My situation is that I'm in my mid 20's, moved out, she's with the mother, there is no father to speak of (less said about him the better, scumbag is too nice a word for him). As for whether or not they know about my atheism, I doubt it. I kept to myself when younger. I only ever discussed religion with a few friends and teachers, never with family.
I am a little worried because I've got another younger sister who in the autumn period is starting at the same primary school I went to, which is staunchly Catholic. I remember at that age being taught the story of Abraham and Isaac, and being told that God commanding Abe to take a knife to his son's throat is a good thing, so there is the worry in the back of my mind about how to head this off.
Posted 3/8/14
If your sister is the middle child, pretty sure she is bound to become a sociopath
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Posted 3/8/14

Artarivan wrote:

If your sister is the middle child, pretty sure she is bound to become a sociopath


Technically...that would be me, number 3 of 6.
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Posted 3/8/14

rikuoamerocrunchyroll wrote:

My situation is that I'm in my mid 20's, moved out, she's with the mother, there is no father to speak of (less said about him the better, scumbag is too nice a word for him). As for whether or not they know about my atheism, I doubt it. I kept to myself when younger. I only ever discussed religion with a few friends and teachers, never with family.
I am a little worried because I've got another younger sister who in the autumn period is starting at the same primary school I went to, which is staunchly Catholic. I remember at that age being taught the story of Abraham and Isaac, and being told that God commanding Abe to take a knife to his son's throat is a good thing, so there is the worry in the back of my mind about how to head this off.


OK, then, that changes many things. In the end, if you are dependent on your parents, shifting the household around too much can have profound consequences. It sounds cowardly to say "don't rock the boat", but until you get off onto your own launch, you shouldn't really.

I think it's important to be honest with everyone, to the point you feel you can. That may sound mealy-mouthed, but there it is. It's impossible for anyone on a forum to say from a couch. There are skeptics/atheist organizations in Ireland. I strongly recommend reaching out for people there. Try searching on "skeptics in the pub". I don't know how deep "inside" you are, of course, The closer you would be to Dublin or Cork or another city, the better for that, but at least you could find other people, it will help to bounce ideas off face to face.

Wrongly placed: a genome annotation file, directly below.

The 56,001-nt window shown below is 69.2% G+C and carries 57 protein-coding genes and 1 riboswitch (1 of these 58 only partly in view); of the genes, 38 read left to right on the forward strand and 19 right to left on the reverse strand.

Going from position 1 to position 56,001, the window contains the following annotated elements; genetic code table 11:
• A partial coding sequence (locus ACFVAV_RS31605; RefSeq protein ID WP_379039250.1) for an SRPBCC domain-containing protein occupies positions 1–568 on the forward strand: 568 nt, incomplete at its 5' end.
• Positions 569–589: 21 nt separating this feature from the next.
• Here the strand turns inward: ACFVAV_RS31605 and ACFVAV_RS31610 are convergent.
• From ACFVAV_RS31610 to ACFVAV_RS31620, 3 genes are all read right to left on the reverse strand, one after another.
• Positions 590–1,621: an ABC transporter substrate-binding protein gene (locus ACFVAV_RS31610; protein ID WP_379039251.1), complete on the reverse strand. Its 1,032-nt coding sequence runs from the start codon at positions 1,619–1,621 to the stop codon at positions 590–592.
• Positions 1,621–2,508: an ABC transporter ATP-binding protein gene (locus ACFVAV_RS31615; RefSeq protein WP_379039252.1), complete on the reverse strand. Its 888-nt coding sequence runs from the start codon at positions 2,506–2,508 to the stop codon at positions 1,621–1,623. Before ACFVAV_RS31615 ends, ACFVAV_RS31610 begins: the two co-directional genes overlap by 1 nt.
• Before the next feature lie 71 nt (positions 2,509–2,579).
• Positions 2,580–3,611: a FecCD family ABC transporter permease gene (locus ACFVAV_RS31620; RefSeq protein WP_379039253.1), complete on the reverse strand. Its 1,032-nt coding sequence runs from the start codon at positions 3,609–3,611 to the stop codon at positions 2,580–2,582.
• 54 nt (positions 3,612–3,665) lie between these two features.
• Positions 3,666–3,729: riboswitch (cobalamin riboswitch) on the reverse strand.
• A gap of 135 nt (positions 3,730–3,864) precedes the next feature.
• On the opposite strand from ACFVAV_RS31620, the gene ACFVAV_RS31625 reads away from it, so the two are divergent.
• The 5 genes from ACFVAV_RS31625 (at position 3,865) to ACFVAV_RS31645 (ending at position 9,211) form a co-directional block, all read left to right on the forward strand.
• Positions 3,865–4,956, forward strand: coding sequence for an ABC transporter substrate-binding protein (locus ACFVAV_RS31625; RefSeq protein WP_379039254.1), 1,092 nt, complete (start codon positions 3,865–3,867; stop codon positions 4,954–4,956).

As for the terrible OT, you won't be able to protect them from stories forever. They will hear them, and really, I think they will be OK. You heard these stories, didn't you? At that age, it might cause unease but what happened 5,000 years ago in another country is far, far away. It will roll off them. I wouldn't be sure if they haven't heard it, it might have come up in a mass during the readings or as a side bar. I can recall hearing that when I was very small, it didn't phase me. It sounds a terrible story, but it's not going to be real to a child until they reach and age, when they will start to think it over on their own. That's how people grow.

You should see what's on the TV screen for kids today.

In the end, the best thing to do is to live your life, and be someone they can admire. Learn about religion and counter-apologetics. If I can suggest, I like listening to the "Human Bible", which is a great podcast about biblical criticism from a strictly humanistic/historical perspective, since that sparks your interest. It's far from the only one. There are so many resources now, honestly it's not like when I was a kid. Which, was a long, long time ago. You probably don't need me to tell you to google.

But I would be honest with everyone, without trying to change their minds, be clear in what you believe and WHY you believe it. Be someone who they will want to listen to, and they will listen to you. They'll sort the rest out as they will. In the end, love them as you may, they are not you. It's something every decent parent learns.

There is nothing more convincing that a person who lives a convincing life and is honest in conviction. Atheist or theist, being a full person who has their own act together is the place to start from. I believe love is best earned and granted at the same time, and so is people's trust. I'm sure you already know that, from what you said above.

So, then, if you have all that in order, be as honest as you can, or at least as you think is wise. You can think about that with others, but the choices will be yours. It's the goal I'd suggest.

I wish you all the best. That's my best answer, hopefully it doesn't ramble too much. If I can help more, hopefully this was helpful, just ask anytime.
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Posted 3/8/14

crypticcrunch wrote:


rikuoamerocrunchyroll wrote: